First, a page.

Personally, I hate putting labels on movies. Terms like "chick flick" and "fun-stupid," while useful to lazy critics and unimaginative marketing departments, are more often than not designed to say to the ticket-buying public (or Oscar voters) "it's safe to skip this one." Plus, a label like "gay cinema" creates certain story expectations that, in the case of Mädchen in Uniform at least, have nothing much to do with what's on the screen.
I could just as accurately label Mädchen in Uniform "boarding school cinema" and lump it in with Diary of a Lost Girl and Dead Poets Society. But failing to note that a movie made in 1931 treated the subject of homosexuality with seriousness and sensitivity would be like an archeologist failing to note that he found a television set buried in King Tut's tomb.
Images of gays in the movies of the early sound era were few and far between; and positive ones? Forget it. One of Clara Bow's last films, 1932's Call Her Savage, included a scene in a gay bar, the first and last such scene in a Hollywood movie until Otto Preminger's 1962 movie, Advise and Consent, but otherwise gay men existed at best as foppish creatures of ambiguous sexuality and at worst as "sissies" subject to ridicule and broad comedy.
Lesbians fared a little better—think of Marlene Dietrich kissing a woman in Morocco (1930) or Greta Garbo proclaiming she'd "die a bachelor" in Queen Christina (1933)—but a lesbian relationship was never front and center in a Hollywood movie. More often, Hollywood simply pretended that gays and lesbians didn't exist, for example, turning the lesbian relationship at the heart of Lillian Hellman's The Children's Hour into the heterosexual triangle of These Three.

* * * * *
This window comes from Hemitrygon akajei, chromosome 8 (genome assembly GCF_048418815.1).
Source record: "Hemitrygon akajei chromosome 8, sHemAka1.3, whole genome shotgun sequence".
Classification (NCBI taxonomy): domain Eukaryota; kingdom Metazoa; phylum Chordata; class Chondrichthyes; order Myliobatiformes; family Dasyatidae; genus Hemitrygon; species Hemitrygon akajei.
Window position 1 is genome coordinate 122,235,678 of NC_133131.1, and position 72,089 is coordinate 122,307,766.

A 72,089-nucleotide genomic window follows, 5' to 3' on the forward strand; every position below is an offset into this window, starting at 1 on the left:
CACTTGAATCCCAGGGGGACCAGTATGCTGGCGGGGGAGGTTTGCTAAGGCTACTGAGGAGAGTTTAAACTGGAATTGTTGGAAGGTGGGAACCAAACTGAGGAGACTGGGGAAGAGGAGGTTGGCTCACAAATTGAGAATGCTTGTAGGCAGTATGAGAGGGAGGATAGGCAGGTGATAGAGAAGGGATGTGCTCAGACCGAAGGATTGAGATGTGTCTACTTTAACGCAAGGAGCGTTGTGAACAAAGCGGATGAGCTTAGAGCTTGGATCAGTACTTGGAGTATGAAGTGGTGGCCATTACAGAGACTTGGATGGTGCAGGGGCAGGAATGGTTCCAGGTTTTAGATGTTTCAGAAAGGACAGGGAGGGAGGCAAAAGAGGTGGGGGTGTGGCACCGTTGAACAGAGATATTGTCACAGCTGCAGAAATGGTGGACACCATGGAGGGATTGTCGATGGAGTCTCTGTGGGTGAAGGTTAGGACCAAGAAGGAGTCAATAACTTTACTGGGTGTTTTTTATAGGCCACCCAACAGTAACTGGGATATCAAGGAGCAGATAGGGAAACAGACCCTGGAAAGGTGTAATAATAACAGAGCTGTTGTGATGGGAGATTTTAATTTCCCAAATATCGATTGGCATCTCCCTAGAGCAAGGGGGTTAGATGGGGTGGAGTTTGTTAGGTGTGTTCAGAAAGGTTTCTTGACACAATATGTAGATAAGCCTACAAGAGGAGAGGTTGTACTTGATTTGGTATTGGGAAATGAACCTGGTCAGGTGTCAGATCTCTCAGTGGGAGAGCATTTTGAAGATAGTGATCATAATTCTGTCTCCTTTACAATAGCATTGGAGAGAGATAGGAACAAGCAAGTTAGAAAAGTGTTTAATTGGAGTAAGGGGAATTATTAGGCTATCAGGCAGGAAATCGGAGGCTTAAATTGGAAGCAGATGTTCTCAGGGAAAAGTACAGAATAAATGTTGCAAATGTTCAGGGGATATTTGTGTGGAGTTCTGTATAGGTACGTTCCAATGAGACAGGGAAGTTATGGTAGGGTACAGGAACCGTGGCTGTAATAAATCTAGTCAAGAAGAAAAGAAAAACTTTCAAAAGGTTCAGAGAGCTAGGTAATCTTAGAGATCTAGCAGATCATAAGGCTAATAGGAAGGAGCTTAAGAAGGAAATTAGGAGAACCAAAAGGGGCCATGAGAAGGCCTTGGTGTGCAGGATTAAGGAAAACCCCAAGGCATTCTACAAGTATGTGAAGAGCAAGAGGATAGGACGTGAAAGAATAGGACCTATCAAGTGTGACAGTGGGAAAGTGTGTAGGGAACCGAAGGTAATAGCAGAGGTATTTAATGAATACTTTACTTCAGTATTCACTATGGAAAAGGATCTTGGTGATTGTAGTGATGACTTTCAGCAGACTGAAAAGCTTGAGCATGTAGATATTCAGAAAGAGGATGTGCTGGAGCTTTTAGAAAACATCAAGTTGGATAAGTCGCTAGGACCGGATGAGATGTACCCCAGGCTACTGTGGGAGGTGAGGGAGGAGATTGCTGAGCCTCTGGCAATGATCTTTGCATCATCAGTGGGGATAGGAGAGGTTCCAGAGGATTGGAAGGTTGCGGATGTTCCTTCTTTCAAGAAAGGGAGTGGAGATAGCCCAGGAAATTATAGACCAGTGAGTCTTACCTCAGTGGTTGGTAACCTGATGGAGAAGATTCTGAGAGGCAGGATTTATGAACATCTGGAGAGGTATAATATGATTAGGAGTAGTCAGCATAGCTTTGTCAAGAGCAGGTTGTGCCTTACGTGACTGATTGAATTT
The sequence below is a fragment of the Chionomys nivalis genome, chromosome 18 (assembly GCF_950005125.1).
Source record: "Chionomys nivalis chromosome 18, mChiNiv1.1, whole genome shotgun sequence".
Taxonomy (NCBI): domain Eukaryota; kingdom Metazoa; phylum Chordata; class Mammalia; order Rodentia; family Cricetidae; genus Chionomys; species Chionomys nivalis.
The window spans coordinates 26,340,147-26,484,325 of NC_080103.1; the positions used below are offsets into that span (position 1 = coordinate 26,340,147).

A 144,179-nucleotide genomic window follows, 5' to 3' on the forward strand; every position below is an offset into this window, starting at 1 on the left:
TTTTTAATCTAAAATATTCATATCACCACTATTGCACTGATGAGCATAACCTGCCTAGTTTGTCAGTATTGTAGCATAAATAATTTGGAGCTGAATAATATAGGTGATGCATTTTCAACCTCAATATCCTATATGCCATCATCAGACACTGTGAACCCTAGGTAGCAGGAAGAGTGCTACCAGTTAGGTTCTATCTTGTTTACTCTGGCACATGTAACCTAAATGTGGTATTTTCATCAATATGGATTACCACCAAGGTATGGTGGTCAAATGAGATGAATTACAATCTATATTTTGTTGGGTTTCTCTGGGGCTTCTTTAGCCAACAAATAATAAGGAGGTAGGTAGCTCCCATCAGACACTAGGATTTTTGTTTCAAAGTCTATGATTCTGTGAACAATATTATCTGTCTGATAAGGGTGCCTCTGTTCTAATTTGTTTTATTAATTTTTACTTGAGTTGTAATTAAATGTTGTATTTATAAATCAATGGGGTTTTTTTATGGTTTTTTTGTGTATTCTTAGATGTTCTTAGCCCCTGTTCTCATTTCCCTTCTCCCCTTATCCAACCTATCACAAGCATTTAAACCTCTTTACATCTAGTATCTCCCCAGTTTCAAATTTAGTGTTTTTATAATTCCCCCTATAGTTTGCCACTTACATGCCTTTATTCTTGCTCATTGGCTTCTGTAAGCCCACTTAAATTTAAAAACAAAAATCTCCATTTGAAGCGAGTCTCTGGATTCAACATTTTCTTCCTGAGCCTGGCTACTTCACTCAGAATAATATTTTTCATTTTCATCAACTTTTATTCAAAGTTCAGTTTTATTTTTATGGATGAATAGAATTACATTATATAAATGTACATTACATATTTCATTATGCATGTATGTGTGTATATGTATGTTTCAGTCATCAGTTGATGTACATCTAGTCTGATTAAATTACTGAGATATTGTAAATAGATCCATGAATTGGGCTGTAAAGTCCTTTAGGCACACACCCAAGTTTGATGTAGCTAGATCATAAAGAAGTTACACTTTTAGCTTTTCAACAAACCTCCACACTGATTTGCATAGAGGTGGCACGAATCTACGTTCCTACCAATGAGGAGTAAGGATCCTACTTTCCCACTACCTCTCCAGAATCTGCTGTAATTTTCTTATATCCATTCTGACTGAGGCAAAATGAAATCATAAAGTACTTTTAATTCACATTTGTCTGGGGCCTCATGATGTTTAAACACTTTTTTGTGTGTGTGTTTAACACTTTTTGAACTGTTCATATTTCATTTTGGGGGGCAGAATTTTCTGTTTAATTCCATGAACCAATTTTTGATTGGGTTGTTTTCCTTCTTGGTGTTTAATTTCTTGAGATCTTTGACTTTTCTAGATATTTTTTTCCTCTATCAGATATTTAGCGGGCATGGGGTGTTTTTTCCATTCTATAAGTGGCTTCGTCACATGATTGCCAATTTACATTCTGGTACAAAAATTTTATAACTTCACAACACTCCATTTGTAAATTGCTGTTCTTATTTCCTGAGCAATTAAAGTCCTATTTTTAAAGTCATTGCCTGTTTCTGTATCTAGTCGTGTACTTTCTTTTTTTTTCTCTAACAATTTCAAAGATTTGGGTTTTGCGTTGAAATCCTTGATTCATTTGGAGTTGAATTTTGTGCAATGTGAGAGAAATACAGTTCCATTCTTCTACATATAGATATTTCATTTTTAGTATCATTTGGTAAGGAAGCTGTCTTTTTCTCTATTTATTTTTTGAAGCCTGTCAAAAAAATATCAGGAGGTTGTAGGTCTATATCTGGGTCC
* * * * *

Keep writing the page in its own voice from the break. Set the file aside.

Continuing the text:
That's why seeing a movie like Mädchen in Uniform feels so much like stepping into a time warp—there wouldn't be another movie like it for decades. Perhaps it shouldn't be surprising that it came from Germany; film critic Ruby Rich in talking about the film, noted that Berlin under the Weimar Republic was remarkably open to gays and lesbians such as Christa Winsloe who wrote both the script and the stage play it was based on, and Leontine Sagan who directed both versions of the story. The movie "comes to us directly from that era," Rich said, "and shows us the kind of scene that flourished there."
Mädchen in Uniform is the story of a fourteen year old orphan girl, Manuela (Hertha Thiele in her film debut), the niece of a wealthy aristocrat who warehouses her at a prestigious boarding school. The school's elderly headmistress (Emilia Unda) is the proud daughter of a Prussian officer and modeling her school on that military tradition, is regimented, authoritarian and cruel.
"Through discipline and hunger we will become great again," she says as she dismisses student complaints of malnutrition and mistreatment, "or not at all!" The movie was filmed just two years before Hitler took power in Germany and the school and its principal were swipes at the rising Nazi tide and its threat to a free society. At this school, books outside the classroom are forbidden, letters are censored and the girls' striped uniforms bear an uncomfortable similarity to those later worn by concentration camp inmates.
Indeed, life at the school is so regimented, the only warmth its students know is a nightly kiss on the forehead bestowed by their favorite teacher, Fraulein von Bernburg (Dorothea Wieck). "Don't fall in love!" one of the girls teases Manuela when she arrives. "All the girls are crazy about Fraulein von Bernburg."
Manuela sees in her teacher a substitute for the mother she lost many years before and as she is overwhelmed by a confusion of emotions—loneliness, homesickness, her own budding sexuality—she develops a crush on Bernburg so palpable her feelings are soon obvious to everyone. Manuela's story, that of a lonely girl searching for something, is the film's strength—loneliness, ironically, being one of the chief traits all human beings share.